Mind the Leaky Buckets
My first experience of the hospitality sector came when I was still at school, albeit in the 6th form. In the need for extra money to fund an ever-increasing social life I spotted an ad in the local paper for someone to help in the towns wine bar. Having successfully passed what can only be described as a cursory interview I began working a couple of nights a week. My duties mainly consisted of heating up frozen food in a microwave in a small upstairs kitchen, before then serving it to the customers. While it would be very easy to be dismissive of this approach, it has to be said that all the food was previously cooked on-site and that under the circumstances the food was of quite a high standard.
One of my ever-lasting memories was working on Monday evenings. To suggest that it wasn’t busy would be an understatement. On many occasions there would just be me upstairs, the owner behind the bar and more frequently than not only 2 or 3 customers during the whole session. It was so quite that I actually learned how to play backgammon with one of the Monday ‘regulars’.
When the business was sold about 6 months after I joined one of the first decisions the new owner made was to close on Mondays!
When I talk to operators these days, I often find myself thinking back to those times. I know many pubs, bars and restaurants hate to be closed as they think they are missing out on business. However, I do wonder how many operators regularly review their business to identify areas which may be costing them money?
The three golden rules
Regardless as to whether you are in the hospitality sector or indeed any other type of business, for me there are only 3 ways to make money; sell more, charge more or lower costs. The first of these is very easy for operators to get their heads around. The second of these most people get, although as I have discussed in the past many operators feel very nervous about how to go about this. In my experience it’s the final one of these which tends to be more of a blind spot.
That’s not to say that outlets don’t know what they pay for things like their beer, wine, spirits, food etc. it’s more about not recognising how money is draining out of their business almost un-noticed. These areas are what I tend to refer to as their ‘leaky buckets’.
Let me explain.
Too many cooks
Of course, it’s not just about cooks. As most operators know, getting your staffing levels right is one of the most important jobs which needs to be done each session. Not enough staff and you risk providing poor service, not to mention stressing out those who are working. However, having too many staff, be that front or back of house during a shift will be costing you money.
Venues who operate with bookings and reservations often find this easier to do vs. those who don’t. One trap that outlets sometimes fall into is that they get use to a certain pattern of trade and then they staff up to reflect that rather than regularly reviewing whether it’s still appropriate. This can often happen when the seasons or weather changes and your footfall drops below expected levels.
Going back to the beginning of this piece, as an operator you need to be very honest with yourself in terms of the level of trade that you can realistically expect at certain times of the day or on certain days of the week. Keeping a tight rein on this is a must if you want to be profitable.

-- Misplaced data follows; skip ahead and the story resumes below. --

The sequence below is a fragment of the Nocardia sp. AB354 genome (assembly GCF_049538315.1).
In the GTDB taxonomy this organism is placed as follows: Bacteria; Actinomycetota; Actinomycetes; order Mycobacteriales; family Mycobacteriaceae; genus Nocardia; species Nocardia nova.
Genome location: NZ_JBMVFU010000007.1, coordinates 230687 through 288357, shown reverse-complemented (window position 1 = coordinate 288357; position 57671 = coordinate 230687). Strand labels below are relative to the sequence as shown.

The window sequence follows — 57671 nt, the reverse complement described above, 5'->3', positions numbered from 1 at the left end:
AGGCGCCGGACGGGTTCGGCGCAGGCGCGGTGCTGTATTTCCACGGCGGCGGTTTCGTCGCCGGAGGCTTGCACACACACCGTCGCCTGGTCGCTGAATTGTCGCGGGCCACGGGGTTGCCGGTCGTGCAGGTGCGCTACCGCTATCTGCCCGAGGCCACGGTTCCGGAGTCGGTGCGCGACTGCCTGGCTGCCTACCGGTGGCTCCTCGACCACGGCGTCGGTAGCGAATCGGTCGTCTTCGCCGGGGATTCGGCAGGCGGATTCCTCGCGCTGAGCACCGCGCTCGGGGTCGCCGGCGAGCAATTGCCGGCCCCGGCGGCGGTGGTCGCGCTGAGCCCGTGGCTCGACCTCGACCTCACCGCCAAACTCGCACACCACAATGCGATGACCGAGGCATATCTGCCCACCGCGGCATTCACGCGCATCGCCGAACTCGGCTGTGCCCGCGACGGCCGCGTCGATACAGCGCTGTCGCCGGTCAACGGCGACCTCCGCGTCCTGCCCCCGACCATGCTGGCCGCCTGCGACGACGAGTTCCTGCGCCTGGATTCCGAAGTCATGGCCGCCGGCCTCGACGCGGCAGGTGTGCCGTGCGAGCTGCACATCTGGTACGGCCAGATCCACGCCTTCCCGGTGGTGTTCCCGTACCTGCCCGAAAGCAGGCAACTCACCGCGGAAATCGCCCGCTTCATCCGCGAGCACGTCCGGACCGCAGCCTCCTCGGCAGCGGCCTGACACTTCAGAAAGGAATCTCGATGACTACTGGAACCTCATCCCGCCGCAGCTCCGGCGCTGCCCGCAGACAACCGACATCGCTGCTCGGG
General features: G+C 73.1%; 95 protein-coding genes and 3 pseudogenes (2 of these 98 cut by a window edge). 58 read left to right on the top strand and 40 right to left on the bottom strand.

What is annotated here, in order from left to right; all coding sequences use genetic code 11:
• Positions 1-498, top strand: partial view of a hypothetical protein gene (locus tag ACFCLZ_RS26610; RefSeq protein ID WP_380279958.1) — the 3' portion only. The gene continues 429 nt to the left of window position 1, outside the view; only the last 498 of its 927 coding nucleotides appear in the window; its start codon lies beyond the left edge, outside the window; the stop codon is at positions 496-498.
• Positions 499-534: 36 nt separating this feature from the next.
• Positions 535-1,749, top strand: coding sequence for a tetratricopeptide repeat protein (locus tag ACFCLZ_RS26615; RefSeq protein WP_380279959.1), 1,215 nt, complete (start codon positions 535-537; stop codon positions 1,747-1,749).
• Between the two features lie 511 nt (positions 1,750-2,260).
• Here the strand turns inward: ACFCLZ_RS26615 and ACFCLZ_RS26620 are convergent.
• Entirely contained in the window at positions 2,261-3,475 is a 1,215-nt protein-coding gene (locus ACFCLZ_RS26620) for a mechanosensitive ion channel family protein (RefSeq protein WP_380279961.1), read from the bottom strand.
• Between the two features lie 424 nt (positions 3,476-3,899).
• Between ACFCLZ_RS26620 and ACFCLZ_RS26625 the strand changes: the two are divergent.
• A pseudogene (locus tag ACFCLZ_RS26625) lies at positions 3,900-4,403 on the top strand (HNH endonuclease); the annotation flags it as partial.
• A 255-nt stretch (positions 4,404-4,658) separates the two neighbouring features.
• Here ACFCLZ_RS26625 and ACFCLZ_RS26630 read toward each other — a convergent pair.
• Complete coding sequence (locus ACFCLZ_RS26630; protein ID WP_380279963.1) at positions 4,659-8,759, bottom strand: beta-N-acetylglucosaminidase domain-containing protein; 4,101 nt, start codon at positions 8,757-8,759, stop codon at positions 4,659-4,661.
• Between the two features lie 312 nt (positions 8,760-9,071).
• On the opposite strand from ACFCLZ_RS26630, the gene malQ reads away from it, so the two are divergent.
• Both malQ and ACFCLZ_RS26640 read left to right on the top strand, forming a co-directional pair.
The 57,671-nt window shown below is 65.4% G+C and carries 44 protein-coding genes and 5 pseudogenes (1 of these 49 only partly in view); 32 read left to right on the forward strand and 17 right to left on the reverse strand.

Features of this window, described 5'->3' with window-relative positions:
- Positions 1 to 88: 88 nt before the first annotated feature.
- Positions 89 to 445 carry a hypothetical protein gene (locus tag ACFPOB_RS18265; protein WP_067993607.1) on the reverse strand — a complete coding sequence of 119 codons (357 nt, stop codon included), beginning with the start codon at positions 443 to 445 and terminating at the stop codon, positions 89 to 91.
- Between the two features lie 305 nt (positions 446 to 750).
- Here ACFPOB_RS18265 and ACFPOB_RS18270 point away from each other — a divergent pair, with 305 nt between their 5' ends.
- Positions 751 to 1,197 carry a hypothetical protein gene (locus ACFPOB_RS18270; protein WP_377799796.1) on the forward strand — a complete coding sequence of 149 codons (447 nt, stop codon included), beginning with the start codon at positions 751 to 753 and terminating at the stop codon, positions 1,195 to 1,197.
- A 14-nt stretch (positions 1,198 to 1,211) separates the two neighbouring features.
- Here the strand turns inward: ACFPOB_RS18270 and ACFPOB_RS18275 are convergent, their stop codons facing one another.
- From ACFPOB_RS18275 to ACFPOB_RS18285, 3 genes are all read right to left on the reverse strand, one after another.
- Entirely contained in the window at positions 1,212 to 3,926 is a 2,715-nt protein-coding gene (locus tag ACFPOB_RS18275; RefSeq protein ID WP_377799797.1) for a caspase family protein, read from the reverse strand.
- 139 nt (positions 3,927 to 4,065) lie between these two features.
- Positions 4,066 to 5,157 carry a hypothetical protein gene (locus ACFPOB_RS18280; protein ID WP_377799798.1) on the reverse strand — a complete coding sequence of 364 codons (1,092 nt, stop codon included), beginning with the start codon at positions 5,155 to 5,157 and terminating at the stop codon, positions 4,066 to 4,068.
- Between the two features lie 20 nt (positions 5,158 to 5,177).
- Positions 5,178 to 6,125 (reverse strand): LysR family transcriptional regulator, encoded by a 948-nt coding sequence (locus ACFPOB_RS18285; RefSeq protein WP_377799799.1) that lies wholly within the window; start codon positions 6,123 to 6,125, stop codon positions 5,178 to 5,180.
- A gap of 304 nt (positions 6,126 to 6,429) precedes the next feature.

You aren’t running a barn
Working with different hospitality businesses I regularly find myself having meetings in outlets well before opening time. During these visits it never ceases to amaze me how often I find that all the lights are on, despite their being no customers and in some cases the heating fully on and all the doors wide open. Even the best operators can’t have eyes in the back of their head, so they need to make sure that everyone across the team has the same understanding of where those leaky buckets might be. As a one-off these things aren’t issues but done day in day out then the money that could have been saved all adds up.
Although usually less of an issue with pubs, bars and restaurants wasting water can also be an issue, especially with so many of us now having water meters. A few years ago, while being given a tour around a microbrewery I couldn’t help but smile, in a good way, when the owner got very cross with one of his brewery workers who had just left a hose running. Watching him explain to the person that they were literally pouring money down the drain was music to my ears.
Take care of the pence
While many famous people have been credited with the phrase “Take care of the pence, and the pounds will take care of themselves.”, my research has suggested that William Lowndes (1652-1724), a former Secretary to the Treasury of Great Britain was the first to use it. I would probably build on the sentiment and suggest that business owners should look to develop a culture that is cost conscious rather than just being about cost savings. So why do I say that?
In my experience organisations and businesses that focus on cost savings can often find themselves looking to cut costs, which in turn can too readily become more like cutting corners or lowering quality. This can often lead to a race to the bottom. This can be particularly true when it comes to things which are customer facing.
By inspiring the whole team to be cost conscious I think you develop better behaviours and encourage people to look at ways to lower costs and save money but without compromising your standards or the overall customer experience.